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I have a Rails 3 application, call it "MyApp". In my config\environments\production.rb file I see such things as

MyApp::Application.configure do
  config.log_level = :info
  config.logger = Logger.new(config.paths.log.first, 'daily')
   ...or...
  config.logger = Logger.new(Rails.root.join("log",Rails.env + ".log"),3,20*1024*1024)

So, questions are focusing on terminology and wtf they mean... (or point me to some site ,I have looked but not found, to explain how this works.)

  1. MyApp is a module?
  2. MyApp::Application is a ...? What, a module too?
  3. MyApp::Application.configure is a method?
  4. config is a variable? How do I see it in console?
  5. config.logger is a ???
  6. config.paths.log.first is a ...?? --in console I can see "MyApp::Application.configure.config.paths.log.first" but don't know what that means or how to extract info from it!?!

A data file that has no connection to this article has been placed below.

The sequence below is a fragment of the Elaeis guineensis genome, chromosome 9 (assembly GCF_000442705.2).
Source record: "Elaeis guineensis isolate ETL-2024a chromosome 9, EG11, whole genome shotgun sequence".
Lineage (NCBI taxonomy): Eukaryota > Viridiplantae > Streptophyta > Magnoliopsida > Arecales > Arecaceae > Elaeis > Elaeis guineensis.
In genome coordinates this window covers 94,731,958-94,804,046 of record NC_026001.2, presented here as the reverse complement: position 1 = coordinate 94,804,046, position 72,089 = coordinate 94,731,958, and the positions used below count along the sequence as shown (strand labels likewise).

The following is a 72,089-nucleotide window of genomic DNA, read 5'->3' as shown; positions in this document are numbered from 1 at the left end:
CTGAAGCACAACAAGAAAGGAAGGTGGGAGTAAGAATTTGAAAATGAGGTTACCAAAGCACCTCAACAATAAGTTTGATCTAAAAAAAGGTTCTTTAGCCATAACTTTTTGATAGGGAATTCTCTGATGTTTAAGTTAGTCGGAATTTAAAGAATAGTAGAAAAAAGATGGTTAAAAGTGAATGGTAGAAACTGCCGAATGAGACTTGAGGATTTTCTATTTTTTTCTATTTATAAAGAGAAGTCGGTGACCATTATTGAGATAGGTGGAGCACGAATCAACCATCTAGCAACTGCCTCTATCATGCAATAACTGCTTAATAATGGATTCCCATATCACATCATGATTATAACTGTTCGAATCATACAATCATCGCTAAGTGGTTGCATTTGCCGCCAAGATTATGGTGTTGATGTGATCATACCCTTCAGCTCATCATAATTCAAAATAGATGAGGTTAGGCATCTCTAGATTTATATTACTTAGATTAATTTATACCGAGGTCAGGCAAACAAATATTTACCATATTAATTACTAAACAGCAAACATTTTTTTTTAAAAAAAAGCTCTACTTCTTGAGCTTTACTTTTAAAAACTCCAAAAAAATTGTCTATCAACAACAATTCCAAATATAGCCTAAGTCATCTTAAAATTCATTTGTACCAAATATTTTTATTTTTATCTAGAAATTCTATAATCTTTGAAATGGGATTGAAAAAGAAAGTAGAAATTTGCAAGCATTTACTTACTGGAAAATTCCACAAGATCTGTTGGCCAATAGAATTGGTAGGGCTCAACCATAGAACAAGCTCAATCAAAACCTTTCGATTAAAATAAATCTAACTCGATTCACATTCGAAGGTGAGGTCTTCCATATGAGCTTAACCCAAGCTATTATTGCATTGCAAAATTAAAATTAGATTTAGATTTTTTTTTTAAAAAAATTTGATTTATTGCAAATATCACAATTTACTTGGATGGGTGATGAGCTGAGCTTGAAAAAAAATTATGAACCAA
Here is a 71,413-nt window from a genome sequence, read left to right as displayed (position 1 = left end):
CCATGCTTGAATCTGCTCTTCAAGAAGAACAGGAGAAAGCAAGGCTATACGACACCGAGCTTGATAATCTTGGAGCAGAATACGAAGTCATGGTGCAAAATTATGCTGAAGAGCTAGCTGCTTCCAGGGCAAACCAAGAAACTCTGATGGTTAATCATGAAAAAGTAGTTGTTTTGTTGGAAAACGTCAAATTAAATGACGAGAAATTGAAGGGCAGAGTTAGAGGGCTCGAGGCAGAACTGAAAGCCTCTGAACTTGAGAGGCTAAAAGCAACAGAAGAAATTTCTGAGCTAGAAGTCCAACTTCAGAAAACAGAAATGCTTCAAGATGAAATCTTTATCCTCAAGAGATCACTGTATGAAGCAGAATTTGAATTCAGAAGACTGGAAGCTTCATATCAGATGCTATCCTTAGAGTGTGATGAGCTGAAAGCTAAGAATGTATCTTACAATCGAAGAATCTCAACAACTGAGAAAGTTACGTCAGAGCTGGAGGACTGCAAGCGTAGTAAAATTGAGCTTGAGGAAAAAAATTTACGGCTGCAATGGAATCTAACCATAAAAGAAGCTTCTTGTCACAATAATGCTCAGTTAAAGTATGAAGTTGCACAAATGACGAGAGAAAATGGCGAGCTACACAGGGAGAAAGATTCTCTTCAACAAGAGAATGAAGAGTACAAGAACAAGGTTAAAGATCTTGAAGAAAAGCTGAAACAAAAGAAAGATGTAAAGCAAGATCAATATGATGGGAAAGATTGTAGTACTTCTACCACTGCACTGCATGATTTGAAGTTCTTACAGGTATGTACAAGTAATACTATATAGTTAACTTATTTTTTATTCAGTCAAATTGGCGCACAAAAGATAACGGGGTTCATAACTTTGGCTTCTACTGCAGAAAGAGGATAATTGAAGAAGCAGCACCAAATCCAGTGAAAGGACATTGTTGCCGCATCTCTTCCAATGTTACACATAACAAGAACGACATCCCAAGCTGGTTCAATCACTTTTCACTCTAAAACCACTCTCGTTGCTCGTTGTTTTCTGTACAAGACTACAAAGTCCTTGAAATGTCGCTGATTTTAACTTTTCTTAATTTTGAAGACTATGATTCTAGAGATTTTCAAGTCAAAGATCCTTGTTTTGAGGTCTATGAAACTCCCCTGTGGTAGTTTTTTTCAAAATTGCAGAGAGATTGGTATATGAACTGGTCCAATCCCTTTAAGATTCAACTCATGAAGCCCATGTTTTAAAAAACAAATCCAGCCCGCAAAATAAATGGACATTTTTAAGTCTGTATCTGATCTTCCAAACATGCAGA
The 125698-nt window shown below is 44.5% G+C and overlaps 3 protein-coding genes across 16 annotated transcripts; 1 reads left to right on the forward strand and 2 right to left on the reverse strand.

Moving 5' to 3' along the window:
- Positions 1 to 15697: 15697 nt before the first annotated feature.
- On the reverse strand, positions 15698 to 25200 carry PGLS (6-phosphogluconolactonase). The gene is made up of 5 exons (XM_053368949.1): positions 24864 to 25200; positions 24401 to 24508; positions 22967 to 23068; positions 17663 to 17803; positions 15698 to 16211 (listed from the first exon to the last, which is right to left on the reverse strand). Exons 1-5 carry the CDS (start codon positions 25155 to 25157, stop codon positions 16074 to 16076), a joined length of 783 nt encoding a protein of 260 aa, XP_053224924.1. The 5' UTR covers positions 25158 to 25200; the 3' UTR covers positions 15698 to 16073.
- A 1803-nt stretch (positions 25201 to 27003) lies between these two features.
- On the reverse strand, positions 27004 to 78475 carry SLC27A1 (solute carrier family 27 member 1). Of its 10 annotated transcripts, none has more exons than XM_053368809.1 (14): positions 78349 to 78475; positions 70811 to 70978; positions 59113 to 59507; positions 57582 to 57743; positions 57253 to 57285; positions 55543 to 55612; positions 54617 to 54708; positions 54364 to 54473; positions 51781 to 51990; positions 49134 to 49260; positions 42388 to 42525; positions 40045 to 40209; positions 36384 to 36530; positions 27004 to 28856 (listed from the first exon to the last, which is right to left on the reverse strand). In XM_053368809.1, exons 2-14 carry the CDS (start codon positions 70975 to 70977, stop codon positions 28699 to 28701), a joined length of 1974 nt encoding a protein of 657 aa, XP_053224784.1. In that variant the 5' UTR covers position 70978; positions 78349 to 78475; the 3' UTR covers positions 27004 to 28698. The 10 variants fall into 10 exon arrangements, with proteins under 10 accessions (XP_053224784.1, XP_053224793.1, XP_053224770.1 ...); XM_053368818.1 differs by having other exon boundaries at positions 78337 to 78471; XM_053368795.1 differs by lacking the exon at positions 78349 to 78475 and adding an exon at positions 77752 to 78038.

Is this too much for one question? :)

I have looked at the tutorial http://guides.rubyonrails.org/configuring.html but it jumps right into what things do.

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2 Answers 2

up vote 32 down vote accepted

A six sided question! Oh my. Let's ahem roll.1 Here's hoping I receive 6 times the upvotes for it then? :)

1. MyApp is a module?

Yes, it's a module. It acts as a "container" for all things pertaining to your application. For instance you could define a class like this:

module MyApp
  class MyFunClass
    def my_fun_method
    end
  end
end

Then if someone else has a MyFunClass, it won't interfere with your MyFunClass. It's just a nice way of separating out the code.

2. MyApp::Application is a ...? What, a module too?

MyApp::Application is actually a class, which inherits from Rails::Application. This does a quite a lot of things, including setting up the Rails.application object which is actually an instance of MyApp::Application that you can do all sorts of fun things on like making requests to your application (in a rails console or rails c session). This code for instance would make a dummy request to the root path of your application, returning a 3-sized Array which is just a plain Rack response: